Hello, guys! Long time no see…or post, I guess. (:
Today I’m going to share about the next step in the camp planning process, which is getting ideas for the actual activities you’ll lead at the camp. Since it’s been a while, basically this series is a way for me to document how I plan camps, and show how it’s something anyone can do it really (maybe it’ll inspire you to start a camp! that would be awesome!). The camp business I started, Creative Chicks, is mostly arts and crafts themed, so if you’re doing an adventure or sports camp it will obviously look a bit different. But I’ll share my three best tips for finding and organizing ideas in general, plus at the end of the post I’ll list a bunch of ideas I’ve at some point considered.
Tip #1. Start a notebook.
Every time I find or think of a craft idea that I could imagine doing at Creative Chicks, I write it down in a spiral bound notebook. I think keeping a physical running list is better than a pinterest board or a bunch of magazines with dog-eared pages because I can carry it anywhere and refer to it at a glance. So the very first thing I would do once you have your camp idea all figured out is write down any projects and activities you were thinking of doing.
Tip #2. Exhaust your resources for ideas
The best idea resource will be past experience, for sure. If you’ve ever done a class or known someone who has done a similar camp, write down every project you can remember from then. I got some of my best craft ideas from an every-other-week art class I took in seventh grade. Also, you can look in magazines (depending on the age of your campers, I’ve found Family Fun to have a lot of good game and craft ideas).
Pinterest is also a useful tool, but be sure to evaluate your idea on whether it would be a fun thing to do in a camp setting, not just if the project itself looks cool. For example, I saw a dream catcher project on pinterest that looked beautiful. Unfortunately, it had a lot of involved steps and in practice turned out to be more frustrating for the campers because they had to wait for me to finish helping some girls before I could explain the next step. You can also probably find blogs that have tutorials with similar projects to what you want to do.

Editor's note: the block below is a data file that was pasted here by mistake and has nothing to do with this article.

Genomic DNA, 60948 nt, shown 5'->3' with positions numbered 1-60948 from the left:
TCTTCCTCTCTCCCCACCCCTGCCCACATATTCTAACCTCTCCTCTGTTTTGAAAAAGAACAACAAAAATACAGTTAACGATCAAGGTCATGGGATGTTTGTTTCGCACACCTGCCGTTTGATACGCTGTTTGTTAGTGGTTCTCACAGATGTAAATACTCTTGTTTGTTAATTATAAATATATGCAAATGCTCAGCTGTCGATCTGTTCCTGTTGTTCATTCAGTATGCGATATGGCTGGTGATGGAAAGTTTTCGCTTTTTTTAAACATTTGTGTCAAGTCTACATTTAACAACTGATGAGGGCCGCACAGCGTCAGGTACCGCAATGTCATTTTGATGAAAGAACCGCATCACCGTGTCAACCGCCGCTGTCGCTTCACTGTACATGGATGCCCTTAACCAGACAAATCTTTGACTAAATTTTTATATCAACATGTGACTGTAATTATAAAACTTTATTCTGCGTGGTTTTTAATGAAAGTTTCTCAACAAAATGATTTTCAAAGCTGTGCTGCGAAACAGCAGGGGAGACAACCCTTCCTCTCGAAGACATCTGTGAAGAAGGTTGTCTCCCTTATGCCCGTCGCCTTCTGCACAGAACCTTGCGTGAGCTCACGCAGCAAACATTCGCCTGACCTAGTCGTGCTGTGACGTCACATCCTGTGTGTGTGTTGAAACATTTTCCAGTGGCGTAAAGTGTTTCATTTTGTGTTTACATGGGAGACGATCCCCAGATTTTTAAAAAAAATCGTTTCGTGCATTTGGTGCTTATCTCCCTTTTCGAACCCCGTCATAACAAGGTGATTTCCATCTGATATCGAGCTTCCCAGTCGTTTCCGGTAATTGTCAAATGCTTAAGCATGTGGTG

It’s really easy to overlook a simple project, but often those are the most fun. At the same time, you don’t want to dumb it down for campers. They can tell. (:
Tip #3. Make the list broad, but keep in mind how many activities you will need.
Projects take much longer when done in a camp setting than normal. It can’t be helped really: you have to take time to pass out supplies, explain how to do it, watch them do it, and help when there’s a problem (there will be), clean up a spill. My list probably has twenty to thirty crafts, but I only do two or three a day over 4 days. So a lot will get cut eventually. Around the time when I start advertising, I have one or two very strong ideas that I know will get on the schedule for sure, and the rest I start figuring out when I create the schedule.
Tip #4. Do a survey if you aren’t sure if your ideas are good or not!
I give my giant list to my sisters, who are the average age of girls that come to my camp, and have them star the ideas that they would really want to do. It’s really helpful!
All right, if you happen to be running a camp including crafts, here, just for fun, is a list of the project ideas I came up with one year:
- God’s eyes
- Pom poms
- Sunflower weaving project
- Painting based off of a famous painting
- Watercolor coffee filter butterflies
- Tissue paper flowers
- Concrete stepping stones
- Plaster sign (optional painting it)
- Plaster of Paris beetles
- Plaster masks
- Plastic wrap sculpture
- Newspaper fashion show
- Pastel drawing
- Drawing off of a live model/actual still life. Or self-portrait
- Homemade paper
- Leaf prints
- Tissue paper mosaic
- Nature collage
- Pet rocks or nature sculpture
- Tie Dye
- Sew a simple skirt
- Sew an apron
- Sew a pillowcase
- Sew a drawstring purse
- Sew PJ/lounge pants
- Sew a headband
- Sew a wallet or mini purse
- Bake and decorate cupcakes
- Bake: brownies, pancakes, muffins, zucchini bread, fondue, homemade smoothie, popcorn balls
- Make a craft into a contest (design the best xyz)
- Duct tape wallets
- Magazine cut out collages
- Design a fairy house or diorama
- Pipe cleaner people
- Paper mache
- Yarny balloon bowl
- Rainbow tag game
- Do you love your neighbor game
- Pass the Parcel game
- The drama game
- Mini clay animal sculptures
- Embroidery friendship bracelets
- Design a poster
- Rock necklaces
As you can see, my camps are mostly crafts, but every day we sew and bake and play games too to mix it up a bit.
This is the second post in a series I’m writing on the ins and outs of running a camp. Ever wondered about a way to earn some money in the summer? You could teach something you love doing! You can read the rest of the posts in the series here.